[Okta Webinar] Learn how to a build a cloud-first strategyRegister Now

x
?
Solved

Mapping vSphere on hosts to SAN Discs.

Posted on 2013-12-18
9
Medium Priority
?
430 Views
Last Modified: 2014-01-13
Our vSphere environment is on 6 hosts. These are part of a SAN.

The output of disc usage on the SAN comes in Oracle ZFS format.

vSphere gives the usages on the hosts.

How do I map the usage on the hosts to the disc usage on the SAN? I need to know so all the numbers make sense to me.
0
Comment
Question by:new_to_networks
  • 5
  • 4
9 Comments
 
LVL 124

Assisted Solution

by:Andrew Hancock (VMware vExpert / EE MVE^2)
Andrew Hancock (VMware vExpert / EE MVE^2) earned 2000 total points
ID: 39726959
How have you presented the ZFS Pool (storage) to VMware vSphere.

Using NFS or iSCSI LUNs?

NFS folder will be created in the ZFS Pool, individual iSCSI LUNs will be created in the ZFS Pool.
0
 

Author Comment

by:new_to_networks
ID: 39726972
I don't know- our datacenter set it up. So you're saying that either way that info is in the ZFS Pool on the SAN?
0
 
LVL 124

Assisted Solution

by:Andrew Hancock (VMware vExpert / EE MVE^2)
Andrew Hancock (VMware vExpert / EE MVE^2) earned 2000 total points
ID: 39727020
That's correct, but with a ZFS based SAN it supports NFS or iSCSI.

Both of these use the Pool, but it will not be obvious, what the size of LUNs are to Datastores.
0
Free Backup Tool for VMware and Hyper-V

Restore full virtual machine or individual guest files from 19 common file systems directly from the backup file. Schedule VM backups with PowerShell scripts. Set desired time, lean back and let the script to notify you via email upon completion.  

 

Author Comment

by:new_to_networks
ID: 39727036
Do you have a link that you recommend that talks about how the mapping is located in the ZFS Pool?
0
 
LVL 124

Assisted Solution

by:Andrew Hancock (VMware vExpert / EE MVE^2)
Andrew Hancock (VMware vExpert / EE MVE^2) earned 2000 total points
ID: 39727076
0
 

Author Comment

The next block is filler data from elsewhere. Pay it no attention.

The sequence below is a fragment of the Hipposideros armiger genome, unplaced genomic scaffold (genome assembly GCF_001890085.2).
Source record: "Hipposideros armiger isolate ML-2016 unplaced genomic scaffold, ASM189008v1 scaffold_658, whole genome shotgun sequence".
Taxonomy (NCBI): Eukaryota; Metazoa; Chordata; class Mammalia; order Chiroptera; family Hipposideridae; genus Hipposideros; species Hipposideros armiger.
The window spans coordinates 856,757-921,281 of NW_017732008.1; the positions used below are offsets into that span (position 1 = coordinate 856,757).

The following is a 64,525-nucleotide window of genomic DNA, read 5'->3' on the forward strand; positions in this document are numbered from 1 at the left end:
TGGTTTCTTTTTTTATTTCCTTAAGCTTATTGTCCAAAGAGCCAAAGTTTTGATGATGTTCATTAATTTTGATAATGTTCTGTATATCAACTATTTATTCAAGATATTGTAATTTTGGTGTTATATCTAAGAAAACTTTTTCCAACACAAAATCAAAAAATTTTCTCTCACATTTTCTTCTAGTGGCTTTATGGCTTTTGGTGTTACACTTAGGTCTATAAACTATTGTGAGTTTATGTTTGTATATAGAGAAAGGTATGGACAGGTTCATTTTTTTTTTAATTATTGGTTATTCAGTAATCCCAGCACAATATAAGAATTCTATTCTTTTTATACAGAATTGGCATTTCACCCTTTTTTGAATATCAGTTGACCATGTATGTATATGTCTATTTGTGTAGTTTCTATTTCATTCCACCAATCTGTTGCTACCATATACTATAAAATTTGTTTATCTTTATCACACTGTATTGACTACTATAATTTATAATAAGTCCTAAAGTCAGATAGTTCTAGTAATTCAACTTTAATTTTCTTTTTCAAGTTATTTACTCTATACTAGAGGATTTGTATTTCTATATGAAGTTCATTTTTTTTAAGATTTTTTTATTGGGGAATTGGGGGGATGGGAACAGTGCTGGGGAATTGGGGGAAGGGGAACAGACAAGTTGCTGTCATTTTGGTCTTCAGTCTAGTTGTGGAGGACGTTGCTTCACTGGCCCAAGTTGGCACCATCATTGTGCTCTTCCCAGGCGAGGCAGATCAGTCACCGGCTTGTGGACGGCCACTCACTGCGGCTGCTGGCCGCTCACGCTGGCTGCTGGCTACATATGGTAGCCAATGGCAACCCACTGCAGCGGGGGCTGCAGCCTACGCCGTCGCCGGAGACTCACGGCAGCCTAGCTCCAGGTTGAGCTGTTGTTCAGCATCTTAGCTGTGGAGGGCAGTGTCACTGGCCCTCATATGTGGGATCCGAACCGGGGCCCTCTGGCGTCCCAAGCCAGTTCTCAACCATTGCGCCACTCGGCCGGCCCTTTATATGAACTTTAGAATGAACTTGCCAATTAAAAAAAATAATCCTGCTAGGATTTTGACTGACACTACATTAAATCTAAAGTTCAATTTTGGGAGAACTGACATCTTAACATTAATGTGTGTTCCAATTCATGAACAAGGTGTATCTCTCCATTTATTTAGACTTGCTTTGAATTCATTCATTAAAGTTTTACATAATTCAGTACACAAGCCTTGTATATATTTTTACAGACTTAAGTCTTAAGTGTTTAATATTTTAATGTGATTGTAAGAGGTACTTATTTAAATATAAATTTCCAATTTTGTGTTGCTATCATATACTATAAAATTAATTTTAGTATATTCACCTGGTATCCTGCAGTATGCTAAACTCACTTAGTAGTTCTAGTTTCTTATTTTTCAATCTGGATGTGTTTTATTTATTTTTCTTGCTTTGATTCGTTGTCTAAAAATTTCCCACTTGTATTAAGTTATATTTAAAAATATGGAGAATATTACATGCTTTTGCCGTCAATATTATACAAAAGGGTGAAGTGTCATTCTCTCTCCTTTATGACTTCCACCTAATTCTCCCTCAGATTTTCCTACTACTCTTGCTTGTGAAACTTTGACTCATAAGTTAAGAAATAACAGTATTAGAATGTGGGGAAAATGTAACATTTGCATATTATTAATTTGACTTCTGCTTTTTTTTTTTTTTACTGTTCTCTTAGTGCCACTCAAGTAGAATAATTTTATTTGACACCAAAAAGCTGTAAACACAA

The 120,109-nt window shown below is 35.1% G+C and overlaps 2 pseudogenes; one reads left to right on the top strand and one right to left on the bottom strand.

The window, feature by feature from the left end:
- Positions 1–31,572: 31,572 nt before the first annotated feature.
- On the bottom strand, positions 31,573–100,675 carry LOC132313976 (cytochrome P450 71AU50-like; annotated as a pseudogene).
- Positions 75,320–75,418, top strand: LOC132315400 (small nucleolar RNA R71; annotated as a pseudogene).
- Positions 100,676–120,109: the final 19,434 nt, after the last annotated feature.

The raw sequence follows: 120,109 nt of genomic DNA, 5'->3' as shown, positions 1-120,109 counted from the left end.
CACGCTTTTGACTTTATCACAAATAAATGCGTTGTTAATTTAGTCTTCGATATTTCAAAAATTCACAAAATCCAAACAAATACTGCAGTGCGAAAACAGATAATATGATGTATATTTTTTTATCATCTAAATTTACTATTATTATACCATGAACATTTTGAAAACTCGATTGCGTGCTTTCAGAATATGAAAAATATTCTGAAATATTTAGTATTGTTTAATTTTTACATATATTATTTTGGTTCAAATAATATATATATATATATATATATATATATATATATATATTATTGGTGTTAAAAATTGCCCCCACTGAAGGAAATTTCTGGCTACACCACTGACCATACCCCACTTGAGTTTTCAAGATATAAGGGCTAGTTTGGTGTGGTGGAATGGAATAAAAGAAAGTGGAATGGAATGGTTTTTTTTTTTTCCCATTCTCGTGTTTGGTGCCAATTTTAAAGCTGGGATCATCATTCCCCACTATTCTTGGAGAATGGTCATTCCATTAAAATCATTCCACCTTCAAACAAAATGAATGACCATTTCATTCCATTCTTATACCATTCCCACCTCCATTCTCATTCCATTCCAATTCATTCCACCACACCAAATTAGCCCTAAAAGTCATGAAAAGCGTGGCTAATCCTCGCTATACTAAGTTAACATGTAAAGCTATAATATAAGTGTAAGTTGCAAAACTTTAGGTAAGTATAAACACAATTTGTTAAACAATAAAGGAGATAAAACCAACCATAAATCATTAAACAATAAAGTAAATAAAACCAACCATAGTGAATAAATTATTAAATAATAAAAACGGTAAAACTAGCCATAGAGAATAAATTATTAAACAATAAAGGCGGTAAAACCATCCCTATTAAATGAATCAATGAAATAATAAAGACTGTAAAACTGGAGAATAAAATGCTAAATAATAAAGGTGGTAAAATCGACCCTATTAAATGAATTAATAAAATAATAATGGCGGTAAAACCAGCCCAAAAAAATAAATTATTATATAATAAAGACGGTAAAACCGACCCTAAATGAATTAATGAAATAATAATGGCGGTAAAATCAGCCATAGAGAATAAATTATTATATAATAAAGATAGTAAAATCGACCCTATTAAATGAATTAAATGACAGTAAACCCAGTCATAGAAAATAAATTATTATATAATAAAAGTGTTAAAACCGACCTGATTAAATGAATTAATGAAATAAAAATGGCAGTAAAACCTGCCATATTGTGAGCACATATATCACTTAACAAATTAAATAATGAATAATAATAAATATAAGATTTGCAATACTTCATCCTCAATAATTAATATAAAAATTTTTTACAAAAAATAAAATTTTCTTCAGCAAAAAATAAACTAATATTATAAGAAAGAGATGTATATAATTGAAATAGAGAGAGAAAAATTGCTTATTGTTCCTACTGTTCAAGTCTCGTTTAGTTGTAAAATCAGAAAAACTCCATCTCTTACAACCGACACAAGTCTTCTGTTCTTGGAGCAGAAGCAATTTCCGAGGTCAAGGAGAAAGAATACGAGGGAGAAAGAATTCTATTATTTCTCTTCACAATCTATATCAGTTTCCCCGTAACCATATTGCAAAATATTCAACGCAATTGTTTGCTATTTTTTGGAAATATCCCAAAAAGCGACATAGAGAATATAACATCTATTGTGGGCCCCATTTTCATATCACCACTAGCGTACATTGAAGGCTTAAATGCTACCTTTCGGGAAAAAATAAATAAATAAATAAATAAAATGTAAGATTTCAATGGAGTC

by:new_to_networks
ID: 39732135
Its NFS. Its a Nexenta SAN. Explanation I got from the Datacenter on ZFS pool contents. Still not sure of the mapping:

"There are 3 NFS shares, all presented to ESX. The share sizes are different for each NFS share, but the actual space used on disk spreads to each pool. Consider the ZFS pool a large raid array, with each NFS store being a chunk of that raid array. The data is spread across all disks. The 3 NFS shares show up in vmware under datastores (also visible on each ESX host).
The way the data is striped is inherent to the way all disk pools/raid arrays work."

When I look at the shares- not sure how its all mapped to the physical discs of the SAN.
0
 
LVL 124

Assisted Solution

by:Andrew Hancock (VMware vExpert / EE MVE^2)
Andrew Hancock (VMware vExpert / EE MVE^2) earned 2000 total points
ID: 39732243
Okay, if you are using NFS, you would need to inspect the NFS configuration on the SAN, because it depends where the "shared nfs export folder" is located on the Pool.

You would need to provide FULL ZFS configuration, to work out, what storage has been created and presented.

Disks information
Pool information
ZFS information
NFS folder information

As an example, we have a simple ZFS NAS using NFS

It contains ten disks.

rpool - SAN OS installed on a rpool mirror of two discs
disk1
disk2

pool - this contains two ZRAID1 mirrors of four disks.

so

zraid1 - mirror 1
disk3
disk4

zraid1 - mirror 2
disk5
disk6

log
disk7